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Induction loop

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Induction loop is a term used to describe an electromagnetic communication- and detection system, relying on the fact that a moving magnet will induce an electrical current in a nearby conducting wire. Induction loops are used for transmission and reception of communication signals, or for detection of metal objects in metal detectors or vehicle presence indicators. A common modern use for induction loops is to provide hearing assistance to hearing aid users.

Contents

History

The phenomenon that was (according to anecdote) first noticed accidentally, on a battlefield during World War I. A telegraph linesman was running tests on a field telephone cable loop, when a radio operator, within the loop, noticed sounds in a headphone that had a faulty, short-circuited, jack-plug. The original explanation of the phenomenon was a conventional transformer theory. Mr Barry Pyatt, Senior Equipment Engineer and Project Leader at Rediffusion-Reditune (Rediffusion House, Cray Avenue, Orpington, Kent) in 1973 mathematically demonstrated that the phenomenon would vary according to an installation's global geographical location.

Complex computer simulations were run at a London university, taking account the magnitude and dip angle of the earth’s magnetic field, and these gave weight to Pyatt’s assertion that the phenomenon was rather more due to a modulation of the earths magnetic field, rather than simple transformer coupling theory. Rediffusion was, at that time, a multi-national organisation, and tests conducted by the company's South African and American operations also indicated that Pyatt's predictions were measurably correct. Rediffusion-Reditune were granted a "Ministry of Posts & Telecommunications License" and developed one of the first commercial induction loop amplifiers (product code LAA 100) for use in the industrial world for communication in noisy environments. Hearing protection hardware and telecoil assemblies for the system came from A & M Hearing Aids in Crawley, West Sussex.

The required adherence to the maximum average ampere/turn criteria laid down by MINPOSTEL was achieved by indirectly heated thermocouple technology. The whole gamut of the history, technology and Rediffusion's development of induction loop systems was internally published in an aide-mémoire for the (then) global British Electric Traction empire, and distributed amongst an international contingent of engineers and company directors attending an engineering conference at the Bromley Court Hotel, 1974. Mr Pyatt became Group Leader of engineering development at Rediffusion-Reditune, and his team went on to develop a four band VNB VLF (120 kHz) frequency modulated system.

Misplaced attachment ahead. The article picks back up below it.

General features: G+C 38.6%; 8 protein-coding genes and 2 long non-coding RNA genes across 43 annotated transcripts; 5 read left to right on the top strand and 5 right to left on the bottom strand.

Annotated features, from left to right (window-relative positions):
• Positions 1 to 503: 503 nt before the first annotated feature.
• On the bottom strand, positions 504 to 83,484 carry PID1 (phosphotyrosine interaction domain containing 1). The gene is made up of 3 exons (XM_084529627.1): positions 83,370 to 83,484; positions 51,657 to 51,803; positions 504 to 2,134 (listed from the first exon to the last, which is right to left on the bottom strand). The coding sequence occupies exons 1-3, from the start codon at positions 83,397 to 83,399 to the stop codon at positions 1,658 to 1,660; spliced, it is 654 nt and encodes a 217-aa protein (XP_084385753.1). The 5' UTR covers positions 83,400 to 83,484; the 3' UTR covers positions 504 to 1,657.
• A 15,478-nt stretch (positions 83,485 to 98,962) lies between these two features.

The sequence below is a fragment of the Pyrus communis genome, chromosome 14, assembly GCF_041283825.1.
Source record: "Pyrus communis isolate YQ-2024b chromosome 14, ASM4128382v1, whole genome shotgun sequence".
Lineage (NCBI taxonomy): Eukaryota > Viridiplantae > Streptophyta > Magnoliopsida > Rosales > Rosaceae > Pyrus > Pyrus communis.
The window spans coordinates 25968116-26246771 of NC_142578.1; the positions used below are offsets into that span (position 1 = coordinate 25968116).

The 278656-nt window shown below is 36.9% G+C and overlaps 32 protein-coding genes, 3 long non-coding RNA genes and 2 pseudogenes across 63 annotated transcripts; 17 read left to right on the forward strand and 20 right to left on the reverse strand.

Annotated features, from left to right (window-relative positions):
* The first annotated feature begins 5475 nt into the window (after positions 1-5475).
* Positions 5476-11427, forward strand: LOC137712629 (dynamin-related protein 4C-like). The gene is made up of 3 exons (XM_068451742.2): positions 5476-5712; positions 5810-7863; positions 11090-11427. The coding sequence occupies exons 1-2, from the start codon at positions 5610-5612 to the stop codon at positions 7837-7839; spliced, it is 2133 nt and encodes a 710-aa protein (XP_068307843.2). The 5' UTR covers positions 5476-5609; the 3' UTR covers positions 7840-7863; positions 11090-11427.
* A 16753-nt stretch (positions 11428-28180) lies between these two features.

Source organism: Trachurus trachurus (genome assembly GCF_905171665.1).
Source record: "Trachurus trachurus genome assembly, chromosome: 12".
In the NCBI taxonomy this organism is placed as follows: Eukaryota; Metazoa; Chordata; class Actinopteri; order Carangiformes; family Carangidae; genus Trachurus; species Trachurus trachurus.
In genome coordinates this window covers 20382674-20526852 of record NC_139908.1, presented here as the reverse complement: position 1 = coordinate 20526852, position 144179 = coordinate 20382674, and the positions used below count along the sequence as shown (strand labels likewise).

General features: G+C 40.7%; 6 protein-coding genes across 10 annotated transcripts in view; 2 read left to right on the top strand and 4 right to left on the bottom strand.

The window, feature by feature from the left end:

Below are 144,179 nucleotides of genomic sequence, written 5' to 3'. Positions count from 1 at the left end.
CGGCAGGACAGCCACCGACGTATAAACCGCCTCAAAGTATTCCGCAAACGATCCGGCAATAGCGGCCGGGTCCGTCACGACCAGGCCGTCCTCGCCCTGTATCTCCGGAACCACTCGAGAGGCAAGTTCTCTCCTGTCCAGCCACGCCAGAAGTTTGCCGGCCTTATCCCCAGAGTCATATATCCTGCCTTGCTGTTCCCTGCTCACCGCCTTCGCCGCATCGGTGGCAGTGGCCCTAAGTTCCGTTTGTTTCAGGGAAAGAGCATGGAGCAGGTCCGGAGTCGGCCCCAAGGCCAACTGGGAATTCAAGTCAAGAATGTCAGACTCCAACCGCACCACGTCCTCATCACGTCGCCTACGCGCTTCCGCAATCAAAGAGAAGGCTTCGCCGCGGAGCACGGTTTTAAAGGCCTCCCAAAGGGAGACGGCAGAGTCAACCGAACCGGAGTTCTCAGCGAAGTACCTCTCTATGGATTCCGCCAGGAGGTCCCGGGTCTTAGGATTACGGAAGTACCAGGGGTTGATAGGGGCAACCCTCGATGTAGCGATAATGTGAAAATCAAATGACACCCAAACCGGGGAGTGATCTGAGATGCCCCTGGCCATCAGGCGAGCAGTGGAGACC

Implementation

thumb|alt=A An example of the Inductance loop installed in the road for cars and bikes.|An example of the Inductance loop installed in the road for cars and bikes. The "aerial" system of an induction loop installation can consist of one or more loops of a conductive element.

In industrial applications this might be a large single, or multi-turn, loop, or a complex multi-lobed, phase coincident sub-loop design, most effectively mounted above the required reception area in industrial applications.

An audio induction loop might have one or more loops sometimes with a phase shift between them, and either near to or around the area in which a hearing aid user would be present. Many different configurations can be used depending on the application[1].

An induction loop receiver is classically a very small iron-cored inductor (telecoil), although Rediffusion demonstrated a prototype Hall-Effect system in its PLL FM system.

The system commonly uses an analogue power amplifier matched to the low impedance of the transmission loop. The transmission is normally direct rather than superimposed or modulated upon a carrier, though multi-channel system have been implemented using modulation.

Vehicle detection (inductive) loops are used to count vehicles passing or arriving at a certain point, for instance coming up to a traffic light, and in motorway traffic management. An insulated, electrically conducting loop is installed under the road. An electrical voltage is generated when a mostly ferrous (containing iron or steel) body passes close to the wire/loop

Other definitions

A popular alternative definition of "induction loop" is that applied to metal detectors, where a large coil, which forms part of a resonant circuit, is effectively "detuned" by the coil's proximity to a conductive object. The detected object may be metallic, (metal and cable detection) or conductive/capacitive (stud/cavity detection) Other configurations of this equipment uses two or more receiving coils, and the detected object modifies the inductive coupling or alters the phase angle of the voltage induced in the receiving coils relative to the oscillator coil.

An increasingly common application is for providing hearing aid compatible "assistive listening" telecoil. In this application a loop or series of loops are used to provide an audio frequency oscillating magnetic field in an area where a hearing aid user may be present. Many hearing aids contain a telecoil which allows the user to receive and hear the magnetic field and remove the normal audio signal provided from the hearing aid microphone[2] site. These loops are often referred to as a hearing loop or Audio induction loop (more information at this page).


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